I rarely, if ever, promote anything political. However, this is something I feel very strongly about. Our bees are dying. Some species are recently extinct, while others are at 4% of their previous population. Bees are key to the health of global agriculture production. Many scientists believe neonicotinoids pesticides–among others types–are killing them. The EU has placed a temporary ban on some of these pesticides, as has Russia. Unfortunately, the US has been dragging its heels. Our leaders have a 5 year plan to review the spiraling bee deaths. Did I mention that 50% of California’s bee population died, last year? How many will die in five? Big business and agriculture are, of course, lobbying hard to prevent a ban. They’ve lined up their scientists for the contrarian view–as has been done with global warming science. But that’s part of the freedom of this country, which I love and support. Here’s the other free part:
I’ve just signed this petition calling on the US Congress to save the bees, and I would like you to join me: Petition Link.
I think a temporary ban on these pesticides would be prudent, in the least, while more research is conducted. Google the science. Read through the below links. Then make up your own mind. I hope you sign. Thanks.
Link source: AVAAZ.ORG
Mystery Malady Kills More Bees, Heightening Worry on Farms (NY Times):
Bee protection: US in spotlight as EU bans pesticides (The Guardian):
Legislation to restrict pesticide use proposed by Rep. Blumenauer (Oregon Live):
Some US bumblebees see 96% drop in last decades (Treehugger):
A client of mine–an elderly retired accountant in her 70′s–was scammed out of $280, yesterday. Not through an online scam or a social phishing expedition which mines unsuspecting, trusting individuals for user names and passwords. No, this was an old-school, retro type of scam… via telephone. It did involve a computer, however. Read more after the jump…
Briefly… I’ve been happily using a Google Voice (GV) number in place of my mobile number for the past year or so–for calls, texting and voicemail. One of the features I like about GV is that I can forward missed calls on my mobile to their voicemail, giving me voicemail transcription and email/SMS notification.
Until this past Friday, I’ve used the same iPhone 3GS with GV. Now that I’ve upgraded to the new 4S, I’ve discovered that my calls are no longer forwarded to GV–AT&T’s visual voicemail must get reset with each phone upgrade. So, for anyone finding themselves in the same boat, here’s what to do:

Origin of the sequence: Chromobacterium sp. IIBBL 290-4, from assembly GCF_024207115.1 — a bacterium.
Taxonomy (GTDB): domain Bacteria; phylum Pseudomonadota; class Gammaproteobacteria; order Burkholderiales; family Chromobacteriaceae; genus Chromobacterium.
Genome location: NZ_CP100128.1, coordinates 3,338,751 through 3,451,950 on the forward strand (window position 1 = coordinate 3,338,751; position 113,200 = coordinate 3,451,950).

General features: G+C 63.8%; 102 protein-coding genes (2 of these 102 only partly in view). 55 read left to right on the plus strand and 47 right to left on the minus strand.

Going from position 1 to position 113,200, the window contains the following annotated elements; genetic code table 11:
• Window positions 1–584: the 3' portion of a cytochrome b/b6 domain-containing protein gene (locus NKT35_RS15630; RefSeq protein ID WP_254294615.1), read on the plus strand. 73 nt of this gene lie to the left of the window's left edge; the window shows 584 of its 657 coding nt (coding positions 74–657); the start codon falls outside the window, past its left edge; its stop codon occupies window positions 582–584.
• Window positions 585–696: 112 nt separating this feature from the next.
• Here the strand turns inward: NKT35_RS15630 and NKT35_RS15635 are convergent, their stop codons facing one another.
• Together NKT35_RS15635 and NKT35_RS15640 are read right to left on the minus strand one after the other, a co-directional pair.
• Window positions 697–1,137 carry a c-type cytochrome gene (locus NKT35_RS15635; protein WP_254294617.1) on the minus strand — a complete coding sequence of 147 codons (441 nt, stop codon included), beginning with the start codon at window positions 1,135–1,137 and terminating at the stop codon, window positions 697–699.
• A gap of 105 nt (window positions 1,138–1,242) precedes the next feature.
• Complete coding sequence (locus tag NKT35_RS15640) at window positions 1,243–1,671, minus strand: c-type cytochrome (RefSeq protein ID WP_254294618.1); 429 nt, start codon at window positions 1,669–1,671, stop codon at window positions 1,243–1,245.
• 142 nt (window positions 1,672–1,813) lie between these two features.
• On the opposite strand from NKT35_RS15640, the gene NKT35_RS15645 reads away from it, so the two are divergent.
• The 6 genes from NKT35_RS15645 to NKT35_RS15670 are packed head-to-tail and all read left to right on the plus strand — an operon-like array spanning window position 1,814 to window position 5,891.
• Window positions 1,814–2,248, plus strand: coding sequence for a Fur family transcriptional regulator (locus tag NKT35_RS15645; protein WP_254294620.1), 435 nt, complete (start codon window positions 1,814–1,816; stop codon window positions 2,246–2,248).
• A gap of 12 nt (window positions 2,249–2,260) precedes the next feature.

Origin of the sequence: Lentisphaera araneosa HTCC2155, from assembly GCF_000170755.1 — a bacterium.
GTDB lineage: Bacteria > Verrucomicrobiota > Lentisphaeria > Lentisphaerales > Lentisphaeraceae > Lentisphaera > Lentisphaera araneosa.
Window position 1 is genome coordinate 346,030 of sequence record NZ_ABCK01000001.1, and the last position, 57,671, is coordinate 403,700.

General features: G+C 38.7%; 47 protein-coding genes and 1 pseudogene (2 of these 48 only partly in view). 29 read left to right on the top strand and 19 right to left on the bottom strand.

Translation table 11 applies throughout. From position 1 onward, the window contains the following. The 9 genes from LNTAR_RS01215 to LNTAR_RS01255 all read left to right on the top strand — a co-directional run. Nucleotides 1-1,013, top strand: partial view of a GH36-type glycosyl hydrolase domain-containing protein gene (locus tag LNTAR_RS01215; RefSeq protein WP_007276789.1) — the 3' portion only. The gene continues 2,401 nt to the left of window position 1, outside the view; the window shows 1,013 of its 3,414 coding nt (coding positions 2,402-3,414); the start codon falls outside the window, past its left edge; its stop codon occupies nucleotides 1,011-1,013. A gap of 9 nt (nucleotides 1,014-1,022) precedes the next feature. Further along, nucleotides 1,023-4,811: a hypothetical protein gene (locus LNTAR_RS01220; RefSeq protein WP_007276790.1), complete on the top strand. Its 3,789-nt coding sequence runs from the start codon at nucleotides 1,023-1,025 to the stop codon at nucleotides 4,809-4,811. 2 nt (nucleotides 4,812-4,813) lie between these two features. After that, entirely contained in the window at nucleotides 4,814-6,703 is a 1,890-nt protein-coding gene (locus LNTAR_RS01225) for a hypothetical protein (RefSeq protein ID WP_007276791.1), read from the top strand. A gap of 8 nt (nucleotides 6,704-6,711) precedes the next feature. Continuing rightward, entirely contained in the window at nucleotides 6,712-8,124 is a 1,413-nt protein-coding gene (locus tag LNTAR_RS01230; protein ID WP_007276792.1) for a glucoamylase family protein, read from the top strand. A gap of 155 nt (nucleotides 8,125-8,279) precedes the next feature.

Bring up your mobile phone’s keypad, then enter and call
*61*your-mobile-number#. This will re-forward everything back to GV. (This is completely wrong for GSM phones. On GSM networks–like AT&T in the US–the code for conditional forwarding is *004*. So, to forward your mobile’s unanswered calls to GV, call *004*xxxxxxxxxx*11#, where X is your GV number. Thanks to kbart’s guide for the correct way.)
For more info on Google Voice, follow the link:
Watch out for malicious traffic ticket e-mails. They may contain a nasty little virus.
A client called me today saying he couldn’t launch any of his Windows applications. All application icons had a red circle with a slash through it. When he tried to open one, he’d get a warning message along the lines of the following:
“Your computer is infected! Possible harmful infection was dected on your PC. The system will now download and insall the most efficient spyware removal program to prevent private data loss and your identity theft. Click here to protect your PC from the biggest spyware threats.”
Everything had gone kablooey after clicking an email link regarding traffic tickets he thought was from the New York State Department of Motor Vehicles. Unfortunately, it was just another in a long line of malicious emails sent to the unsuspecting masquerading as legitimate.
For those interested, this was a standard user logged into a Windows 7 Professional machine with the latest updates of Symantec’s Norton Antivirus for SMBs. So, even though the more recent versions of Norton Antivirus frequently wins Editors Choice and top marks for virus and malware protection, and Windows 7 is supposedly the most secure Windows OS yet, no computer is safe from attack. To be secure, we have to pay attention to what we’re doing on the internet and develop good identity and computer safety habits.